Delhi High Court seeks police report in counsellor death case

The woman was found dead at her matrimonial home in north Delhi on November 18, 2018, with her husband claiming in the plea that his wife ended her life as she was facing an inquiry and had lost her job.

The Delhi High Court has sought the stand of police on a plea by the parents of a 27-year-old woman, who worked as a counsellor for an NGO associated with the Delhi Commission for Women (DCW), accusing her in-laws and husband of murder and dowry harassment. It directed police to file a status report in the matter before the next date of hearing, February 15.

Justice Anup Jairam Bhambhani also issued a notice to the woman’s mother-in-law on the plea seeking setting aside of the trial court’s order granting her anticipatory bail in the matter, even when she went absconding after the court issued a non-bailable warrant against her.

Advocate Prashant Manchanda, appearing for the woman’s parents, also challenged the trial court’s December 20, 2018 order, expressing his apprehension that in its order, the trial court appears to have given its final conclusion in the matter, which may be used by other parties in the case to avail themselves of bail.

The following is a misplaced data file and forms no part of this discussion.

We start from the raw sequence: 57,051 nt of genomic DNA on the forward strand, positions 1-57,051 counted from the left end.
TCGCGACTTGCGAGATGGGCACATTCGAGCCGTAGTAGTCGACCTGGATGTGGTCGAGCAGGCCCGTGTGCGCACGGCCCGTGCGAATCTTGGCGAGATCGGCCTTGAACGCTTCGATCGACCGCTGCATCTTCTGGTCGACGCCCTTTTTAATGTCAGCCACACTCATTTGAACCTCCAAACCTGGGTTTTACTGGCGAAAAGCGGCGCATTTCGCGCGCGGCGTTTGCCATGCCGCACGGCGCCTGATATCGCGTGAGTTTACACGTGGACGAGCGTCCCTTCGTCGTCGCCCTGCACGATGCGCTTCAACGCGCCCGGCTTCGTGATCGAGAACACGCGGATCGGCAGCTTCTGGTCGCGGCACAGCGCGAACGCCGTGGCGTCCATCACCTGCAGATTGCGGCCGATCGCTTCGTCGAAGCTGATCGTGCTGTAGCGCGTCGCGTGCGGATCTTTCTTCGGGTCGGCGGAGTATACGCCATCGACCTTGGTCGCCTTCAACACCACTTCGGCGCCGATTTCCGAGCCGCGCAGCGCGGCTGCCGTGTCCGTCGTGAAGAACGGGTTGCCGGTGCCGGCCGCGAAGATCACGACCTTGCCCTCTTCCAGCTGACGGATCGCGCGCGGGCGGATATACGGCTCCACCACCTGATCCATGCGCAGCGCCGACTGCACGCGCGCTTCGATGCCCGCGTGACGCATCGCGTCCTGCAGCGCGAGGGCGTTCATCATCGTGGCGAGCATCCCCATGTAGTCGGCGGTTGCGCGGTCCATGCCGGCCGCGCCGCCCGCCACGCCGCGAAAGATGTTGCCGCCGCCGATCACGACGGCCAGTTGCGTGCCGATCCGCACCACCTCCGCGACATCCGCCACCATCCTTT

Relying on which, Justice Bhambhani said: “To allay such apprehension it is clarified that order dated 20.12.2018 granting anticipatory bail shall not be relied upon as comprising any final conclusions of the Special Judge for any purpose whatsoever.”

The woman was found dead at her matrimonial home in north Delhi on November 18, 2018, with her husband claiming in the plea that his wife ended her life as she was facing an inquiry and had lost her job.

However, her parents, in their plea alleged that she was murdered, following which her husband and father-in-law were arrested by police.
Manchanda, counsel of the woman’s parents, alleged, “she was killed within five months of her marriage, and was two months pregnant at the time”.

Pointing to the mobile text and WhatsApp messages of the woman to her parents immediately before her death, the counsel submitted that it is “relevant and admissible as dying declaration in the context of section 32 of the Indian Evidence Act”.

He further argued that the “consistent statements made by the woman’s siblings and her father before the SDM, which indispensably reflected the cruelty unleashed by her husband and her in laws on the deceased qua demand of Dowry soon before her death”.

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